Isolated, her self-confidence eroded, it can be much harder for a Jewish woman to seek help when experiencing abuse.
“As a member of a minority group, it takes much longer for Jewish women to come forward,” explained Lynne Oreck-Wener, a member of the Ottawa Women’s Seder committee. “Women feel the burden of betraying the Jewish community and the concept of maintaining shalom bayit (peace in the home) has been a barrier to speaking out.”
“Some men are controlling; some use physical, emotional, sexual or financial abuse,” said Women’s Seder founder Yaffa Greenbaum. “Abuse cuts across all socio-economic lines. People think if they have money, it’s not an issue. In reality, this is not what protects someone from being abused.”
The goal of the annual Women’s Seder – which takes place this year on Sunday, April 6 – is to bring awareness of the issue of domestic abuse in the Jewish community, said Greenbaum. “Research indicates that our statistics about abuse in the Jewish community mirrors those in the community-at-large, which is that four out of 10 women will experience abuse in their lifetime.”
The strength of the annual seder grows each year.
“It has taken a very strong education campaign,” said Greenbaum. “One of the things so powerful about the seder is that women express how meaningful it is to them. It’s remarkable to me that women from all walks of life come here and say, ‘I had no idea. How can I help my neighbour, friend or family member?’
“Every year, there are women who come forward and say the seder has brought them new awareness of the issue of domestic violence in the Jewish community. They have that spark of recognition that it’s closer to them than they realize.”
“It resonates,” agreed Oreck-Wener. “Women say, ‘I’m going to come back next year and bring a friend or relative.’
“Our goal is to have younger women learn and take the message back to their friends or families so they are able to help one another and get access to services.”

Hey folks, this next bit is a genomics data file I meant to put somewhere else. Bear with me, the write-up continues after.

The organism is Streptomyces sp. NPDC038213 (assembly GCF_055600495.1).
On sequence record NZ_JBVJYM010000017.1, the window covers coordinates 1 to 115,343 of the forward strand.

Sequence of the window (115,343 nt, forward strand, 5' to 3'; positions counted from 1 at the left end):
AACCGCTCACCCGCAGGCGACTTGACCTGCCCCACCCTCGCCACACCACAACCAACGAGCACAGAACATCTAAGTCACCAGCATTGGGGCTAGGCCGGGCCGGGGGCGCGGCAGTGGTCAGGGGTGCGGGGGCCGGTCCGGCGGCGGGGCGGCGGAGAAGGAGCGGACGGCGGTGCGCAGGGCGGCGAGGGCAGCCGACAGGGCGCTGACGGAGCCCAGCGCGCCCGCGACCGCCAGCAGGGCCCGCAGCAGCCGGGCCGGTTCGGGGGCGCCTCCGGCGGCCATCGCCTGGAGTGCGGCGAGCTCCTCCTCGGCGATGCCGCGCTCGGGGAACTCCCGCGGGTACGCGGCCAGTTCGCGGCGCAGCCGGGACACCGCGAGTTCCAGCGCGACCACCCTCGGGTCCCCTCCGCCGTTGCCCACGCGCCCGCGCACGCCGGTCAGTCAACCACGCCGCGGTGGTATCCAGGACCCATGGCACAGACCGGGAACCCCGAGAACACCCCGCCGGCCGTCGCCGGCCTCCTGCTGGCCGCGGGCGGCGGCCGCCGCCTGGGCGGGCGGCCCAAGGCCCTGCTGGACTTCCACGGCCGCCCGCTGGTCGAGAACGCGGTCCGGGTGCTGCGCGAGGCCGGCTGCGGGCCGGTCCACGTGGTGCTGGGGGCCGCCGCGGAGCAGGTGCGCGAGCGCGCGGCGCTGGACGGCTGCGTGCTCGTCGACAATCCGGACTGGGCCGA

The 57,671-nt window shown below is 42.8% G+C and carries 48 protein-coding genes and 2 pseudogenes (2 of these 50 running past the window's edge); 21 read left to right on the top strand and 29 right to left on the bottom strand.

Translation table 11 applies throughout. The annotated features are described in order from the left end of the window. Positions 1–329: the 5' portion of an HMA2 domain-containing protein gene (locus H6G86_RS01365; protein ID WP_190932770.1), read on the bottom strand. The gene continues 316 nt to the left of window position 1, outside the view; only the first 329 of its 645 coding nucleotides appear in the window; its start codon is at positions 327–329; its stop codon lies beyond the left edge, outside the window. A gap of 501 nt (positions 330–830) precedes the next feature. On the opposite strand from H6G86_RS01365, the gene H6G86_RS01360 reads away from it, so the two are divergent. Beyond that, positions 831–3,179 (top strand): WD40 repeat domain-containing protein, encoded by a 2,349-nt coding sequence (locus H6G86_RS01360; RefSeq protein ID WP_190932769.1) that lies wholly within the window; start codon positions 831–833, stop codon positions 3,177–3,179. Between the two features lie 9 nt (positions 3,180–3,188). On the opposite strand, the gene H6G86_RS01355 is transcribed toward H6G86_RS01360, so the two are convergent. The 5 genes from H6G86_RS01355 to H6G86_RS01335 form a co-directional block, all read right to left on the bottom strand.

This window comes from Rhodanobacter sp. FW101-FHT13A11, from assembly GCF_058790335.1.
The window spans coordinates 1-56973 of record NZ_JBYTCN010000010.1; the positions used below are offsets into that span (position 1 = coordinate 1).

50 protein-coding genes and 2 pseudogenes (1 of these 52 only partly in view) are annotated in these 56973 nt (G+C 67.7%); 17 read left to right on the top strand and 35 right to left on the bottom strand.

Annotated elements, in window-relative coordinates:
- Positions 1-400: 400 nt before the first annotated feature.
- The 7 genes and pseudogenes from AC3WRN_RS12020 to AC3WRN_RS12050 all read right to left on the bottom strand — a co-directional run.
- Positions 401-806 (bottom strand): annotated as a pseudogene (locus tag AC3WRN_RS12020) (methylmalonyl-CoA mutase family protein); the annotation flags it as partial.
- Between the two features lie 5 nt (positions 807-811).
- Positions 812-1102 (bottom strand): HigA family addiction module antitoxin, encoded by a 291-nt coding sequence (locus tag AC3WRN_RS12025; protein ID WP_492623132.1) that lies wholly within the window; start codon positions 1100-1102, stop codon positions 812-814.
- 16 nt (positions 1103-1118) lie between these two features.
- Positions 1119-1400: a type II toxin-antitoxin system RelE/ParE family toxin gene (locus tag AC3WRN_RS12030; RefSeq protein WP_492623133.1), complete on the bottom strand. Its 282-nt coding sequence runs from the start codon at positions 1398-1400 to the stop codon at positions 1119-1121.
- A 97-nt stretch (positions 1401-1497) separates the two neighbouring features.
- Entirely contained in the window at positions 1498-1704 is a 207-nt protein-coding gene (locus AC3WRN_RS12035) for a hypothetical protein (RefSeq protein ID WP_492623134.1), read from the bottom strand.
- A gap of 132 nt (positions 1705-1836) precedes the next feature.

This year, Miriam cups, named for the prophetess Miriam and symbolizing her bravery and devotion to the Jewish people, will be sold at the Women’s Seder.
“Perhaps the presence of the cup will help open up a discussion on the roles women play in our history and liberation and in the search for freedom,” said Greenbaum.
The Miriam cups come in many different styles and materials, including glass, ceramic and wood.
“We are also asking women to bring pre-paid gift cards for us to distribute to local shelters,” said Oreck-Wener. “Shelters have given us a list of cards that would be greatly appreciated, such as long distance phone cards for those that have had to come down from the North, cards for drug stores and grocery stores, movie theatres and coffee shops.”
Greenbaum has created a Haggadah for the Ottawa Women’s Seder, which combines traditional seder ritual with passages from a wide variety of sources that explore the role of women from the perspective of oppression.
“We say to women, ‘It’s not your fault,’” said Oreck-Wener. “We’re hoping with the seder will come increased awareness of this issue and more women experiencing abuse will come forward or help a friend or family member who is in an abusive relationship.”
The ninth annual Women’s Seder, including a full seder dinner catered by David Smith, takes place Sunday, April 6, 5 pm, at Agudath Israel Congregation, 1400 Coldrey Avenue. Tickets are $36 and all women are welcome to attend.
For information and tickets, e-mail firstname.lastname@example.org or call Jean Myers at 613-798-4696, ext. 242.
Sponsored tickets are available for those who can’t afford to attend. All requests will be kept confidential. You can also arrange to sponsor tickets for others.
Doors open at 4:30 pm for the sale of Miriam cups.